Civil Society and Web 2.0 Technology: Social Media in Bahrain
Issue 14, Summer 2011
Mahmood al-Yousif, 'godfather' of Bahraini bloggers
In the era of globalization, the spread of Information and Communication Technology has created a new opportunity for the emergence of civil society in the Middle East. Barber (1999) defined civil society as "the free space in which democratic attitudes are cultivated and democratic behavior is conditioned." In countries where talking politics in public is still not welcome, social media became an important tool for expressing personal opinions on recent developments in politics. In Bahrain, the Internet provided a platform for the exchange of information and for political mobilization that is anonymous and difficult to control by the establishment. We suggest that in the long run social media could promote the growth of civil society, which is the bedrock of democracy.
In this paper we aim at assessing the role of social media in the creation of civil society in Bahrain. On the one hand, we observe the positive effects of the growing community of Bahraini bloggers. On the other hand, we analyze the use of social media in the Day of Rage uprising and its aftermath, which shows that the process of creation of civil society is still at an early stage.
The case of the Kingdom of Bahrain illustrated overall trends observable also in other GCC countries.
The revival of academic interest in the concept of civil society that begun in the years 1970s and 1980s was linked to the democratic transformation experienced in the world (Dziubka, 1998). The importance of citizens in the success of Third Wave of Democratization (Huntington, 1991) cannot be overlooked.
Scholarly attention was focused on the interrelations between a healthy and prospering democracy and the existence of civil society (Dahrendorf, 1996). However the overview of the Arab world, where authoritarian regimes prevail, shows that relying on civil society alone may not be enough. It is important to note that civil society does not constitute a sufficient condition to generate democratic change by itself (Yom, 2005). but far from being pessimistic, our research shows that civil society, as it grows in partially controlled regimes, can play an important role in the development of democratic values. The spread of Information and Communication Technology (ICT) provides a powerful tool that can strengthen the role of civil society as "a promoter of democratic values, [providing] model of active citizenship and [tempering] the power of the state." (Kuchukeeva & O 'Loughlin 2003, pp. 557–58 ).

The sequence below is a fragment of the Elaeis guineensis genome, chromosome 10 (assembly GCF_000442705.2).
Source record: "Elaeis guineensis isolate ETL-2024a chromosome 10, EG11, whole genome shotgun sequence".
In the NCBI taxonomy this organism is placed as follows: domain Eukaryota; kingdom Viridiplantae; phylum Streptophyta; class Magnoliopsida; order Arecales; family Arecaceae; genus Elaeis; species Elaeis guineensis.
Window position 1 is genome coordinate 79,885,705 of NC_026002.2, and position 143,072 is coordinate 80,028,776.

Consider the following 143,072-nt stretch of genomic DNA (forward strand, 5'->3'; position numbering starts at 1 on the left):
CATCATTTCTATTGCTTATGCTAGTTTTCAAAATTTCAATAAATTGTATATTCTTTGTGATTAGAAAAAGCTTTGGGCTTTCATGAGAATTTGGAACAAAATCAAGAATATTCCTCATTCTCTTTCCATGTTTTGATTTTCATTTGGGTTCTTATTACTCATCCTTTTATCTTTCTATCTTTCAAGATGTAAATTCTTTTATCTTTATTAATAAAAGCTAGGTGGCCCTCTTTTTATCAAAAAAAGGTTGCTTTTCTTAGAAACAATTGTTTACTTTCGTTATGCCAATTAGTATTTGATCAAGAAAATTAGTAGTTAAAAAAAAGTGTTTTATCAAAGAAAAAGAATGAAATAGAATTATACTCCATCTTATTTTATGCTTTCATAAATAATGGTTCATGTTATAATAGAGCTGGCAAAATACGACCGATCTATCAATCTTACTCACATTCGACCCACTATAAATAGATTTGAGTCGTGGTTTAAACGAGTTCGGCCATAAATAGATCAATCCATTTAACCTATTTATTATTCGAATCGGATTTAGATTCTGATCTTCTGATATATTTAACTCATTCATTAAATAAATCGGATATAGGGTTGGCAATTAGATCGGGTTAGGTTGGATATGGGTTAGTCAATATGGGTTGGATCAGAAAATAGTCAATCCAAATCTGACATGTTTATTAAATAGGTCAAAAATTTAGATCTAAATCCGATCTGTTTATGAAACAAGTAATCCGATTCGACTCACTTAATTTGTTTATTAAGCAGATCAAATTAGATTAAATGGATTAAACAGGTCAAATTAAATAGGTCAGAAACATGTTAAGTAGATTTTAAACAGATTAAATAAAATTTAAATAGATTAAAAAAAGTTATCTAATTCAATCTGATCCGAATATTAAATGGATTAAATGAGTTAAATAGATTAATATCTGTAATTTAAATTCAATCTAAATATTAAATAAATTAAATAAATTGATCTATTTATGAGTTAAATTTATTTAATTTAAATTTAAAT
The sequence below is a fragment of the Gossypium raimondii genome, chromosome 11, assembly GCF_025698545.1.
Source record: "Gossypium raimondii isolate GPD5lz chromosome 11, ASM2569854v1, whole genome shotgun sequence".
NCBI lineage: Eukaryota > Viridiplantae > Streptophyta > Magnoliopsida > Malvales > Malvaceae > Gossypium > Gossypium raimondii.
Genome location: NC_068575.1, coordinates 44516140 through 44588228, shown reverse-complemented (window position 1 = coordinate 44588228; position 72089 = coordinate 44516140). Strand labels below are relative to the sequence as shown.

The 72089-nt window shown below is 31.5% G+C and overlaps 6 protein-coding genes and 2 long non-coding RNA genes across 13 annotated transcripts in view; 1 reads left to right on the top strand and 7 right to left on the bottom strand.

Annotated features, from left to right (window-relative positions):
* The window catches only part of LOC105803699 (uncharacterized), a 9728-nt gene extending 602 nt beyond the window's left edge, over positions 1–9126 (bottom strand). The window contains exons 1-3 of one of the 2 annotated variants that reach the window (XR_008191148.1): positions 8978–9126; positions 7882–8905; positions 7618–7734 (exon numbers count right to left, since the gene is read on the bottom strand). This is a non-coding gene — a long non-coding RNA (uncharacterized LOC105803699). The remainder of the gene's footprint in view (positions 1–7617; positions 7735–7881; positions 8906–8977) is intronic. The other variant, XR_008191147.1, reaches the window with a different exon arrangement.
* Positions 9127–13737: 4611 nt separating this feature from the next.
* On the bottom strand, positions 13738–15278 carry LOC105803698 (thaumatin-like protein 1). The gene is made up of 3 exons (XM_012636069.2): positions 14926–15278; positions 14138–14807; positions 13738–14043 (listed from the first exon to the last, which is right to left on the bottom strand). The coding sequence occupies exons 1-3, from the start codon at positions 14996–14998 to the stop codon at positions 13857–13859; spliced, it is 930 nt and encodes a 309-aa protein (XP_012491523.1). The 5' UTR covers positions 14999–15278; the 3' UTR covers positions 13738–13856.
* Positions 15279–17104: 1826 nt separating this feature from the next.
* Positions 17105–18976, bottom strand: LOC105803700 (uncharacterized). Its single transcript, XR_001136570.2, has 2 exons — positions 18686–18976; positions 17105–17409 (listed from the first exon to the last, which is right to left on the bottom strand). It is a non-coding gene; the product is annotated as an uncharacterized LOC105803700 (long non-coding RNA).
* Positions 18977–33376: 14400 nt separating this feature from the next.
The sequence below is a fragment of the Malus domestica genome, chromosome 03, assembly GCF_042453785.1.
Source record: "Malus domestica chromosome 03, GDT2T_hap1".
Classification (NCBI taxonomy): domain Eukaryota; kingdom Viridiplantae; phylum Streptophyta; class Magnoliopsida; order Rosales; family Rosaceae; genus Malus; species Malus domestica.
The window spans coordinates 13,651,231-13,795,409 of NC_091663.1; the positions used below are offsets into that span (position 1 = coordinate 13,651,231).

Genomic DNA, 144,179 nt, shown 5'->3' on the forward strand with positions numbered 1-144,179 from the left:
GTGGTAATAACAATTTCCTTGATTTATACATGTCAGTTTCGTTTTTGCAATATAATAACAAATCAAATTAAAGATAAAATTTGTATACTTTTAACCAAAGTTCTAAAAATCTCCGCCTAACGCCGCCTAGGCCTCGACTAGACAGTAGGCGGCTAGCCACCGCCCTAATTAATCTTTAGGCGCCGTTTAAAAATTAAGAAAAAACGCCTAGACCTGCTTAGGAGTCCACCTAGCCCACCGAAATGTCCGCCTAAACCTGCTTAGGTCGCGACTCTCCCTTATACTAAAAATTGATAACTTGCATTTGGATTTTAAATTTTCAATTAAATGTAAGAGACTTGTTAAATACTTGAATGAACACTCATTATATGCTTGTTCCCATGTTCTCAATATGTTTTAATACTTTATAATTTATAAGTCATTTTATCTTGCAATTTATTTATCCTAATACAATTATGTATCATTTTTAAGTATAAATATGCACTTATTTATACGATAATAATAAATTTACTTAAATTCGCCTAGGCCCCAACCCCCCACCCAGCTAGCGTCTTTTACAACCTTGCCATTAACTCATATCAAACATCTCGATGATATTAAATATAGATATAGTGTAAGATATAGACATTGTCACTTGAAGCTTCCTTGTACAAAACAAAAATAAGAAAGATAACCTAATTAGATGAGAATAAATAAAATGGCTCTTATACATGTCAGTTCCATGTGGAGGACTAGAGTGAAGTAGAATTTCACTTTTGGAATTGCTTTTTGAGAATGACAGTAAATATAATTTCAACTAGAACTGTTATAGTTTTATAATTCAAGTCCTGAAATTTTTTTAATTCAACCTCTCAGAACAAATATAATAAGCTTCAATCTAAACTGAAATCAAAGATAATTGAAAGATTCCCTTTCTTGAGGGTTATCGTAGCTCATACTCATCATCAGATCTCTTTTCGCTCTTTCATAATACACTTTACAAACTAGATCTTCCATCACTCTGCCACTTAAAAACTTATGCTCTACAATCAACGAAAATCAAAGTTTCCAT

Anheier defined civil society as "the sphere of institutions, organisations and individuals located among the family, the state and the market, in which people associate voluntarily to advance common interests" (2004, p.11). In our research we are going to focus on the role of blogging in the creation of civil society, which falls in Anheier’s sphere of individuals. This category includes people's activities in civil society such as “membership, volunteering, organizing events, or supporting specific causes; people's values, attitudes, preferences and expectations; and people's skills and in terms of governance, management and leadership” (2004, p. 11). We also find useful Habermas's concept of civil society as a public sphere. Public sphere is defined as "a network of communicating information and points of view (i.e. opinions expressing affirmative or negative attitudes)" (1996, p. 360), which is closely linked with blogging activity. Gibson emphasized that in societies that lack civil and democratic values strong ties to family and the clan tend to be a prevalent form of association "inhibiting interactions with those outside the network" (2001, p. 188). The creation of "weak ties" in the form of social networks is thus especially important in order to make the spread of new ideas possible. We are going to analyze how the Internet contributes to the formation and growth of civil society in Bahrain.